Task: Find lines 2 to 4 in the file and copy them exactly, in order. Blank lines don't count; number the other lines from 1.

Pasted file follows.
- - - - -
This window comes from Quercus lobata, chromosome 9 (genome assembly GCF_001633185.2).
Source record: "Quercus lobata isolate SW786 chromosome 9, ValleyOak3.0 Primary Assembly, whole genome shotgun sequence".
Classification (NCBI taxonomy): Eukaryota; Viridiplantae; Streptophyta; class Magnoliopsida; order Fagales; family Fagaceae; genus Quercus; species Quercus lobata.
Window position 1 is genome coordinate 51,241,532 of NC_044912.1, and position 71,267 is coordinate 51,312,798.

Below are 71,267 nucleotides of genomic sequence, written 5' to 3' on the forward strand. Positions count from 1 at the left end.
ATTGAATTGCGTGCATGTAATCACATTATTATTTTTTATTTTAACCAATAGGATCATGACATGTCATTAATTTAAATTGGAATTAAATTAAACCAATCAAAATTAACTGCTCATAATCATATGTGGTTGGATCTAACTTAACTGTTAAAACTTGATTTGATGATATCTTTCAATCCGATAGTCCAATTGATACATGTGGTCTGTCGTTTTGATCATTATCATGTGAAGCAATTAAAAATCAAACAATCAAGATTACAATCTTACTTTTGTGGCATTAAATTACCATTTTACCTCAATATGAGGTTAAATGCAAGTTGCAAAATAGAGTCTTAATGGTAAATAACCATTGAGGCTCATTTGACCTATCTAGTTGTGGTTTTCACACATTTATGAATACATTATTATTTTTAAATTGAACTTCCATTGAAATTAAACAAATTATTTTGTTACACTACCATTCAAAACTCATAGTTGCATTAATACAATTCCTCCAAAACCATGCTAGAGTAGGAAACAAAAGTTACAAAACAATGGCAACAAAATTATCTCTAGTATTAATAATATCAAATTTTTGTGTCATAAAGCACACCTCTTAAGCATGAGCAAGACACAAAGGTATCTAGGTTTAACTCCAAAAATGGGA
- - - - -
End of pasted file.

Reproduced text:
Source record: "Quercus lobata isolate SW786 chromosome 9, ValleyOak3.0 Primary Assembly, whole genome shotgun sequence".
Classification (NCBI taxonomy): Eukaryota; Viridiplantae; Streptophyta; class Magnoliopsida; order Fagales; family Fagaceae; genus Quercus; species Quercus lobata.
Window position 1 is genome coordinate 51,241,532 of NC_044912.1, and position 71,267 is coordinate 51,312,798.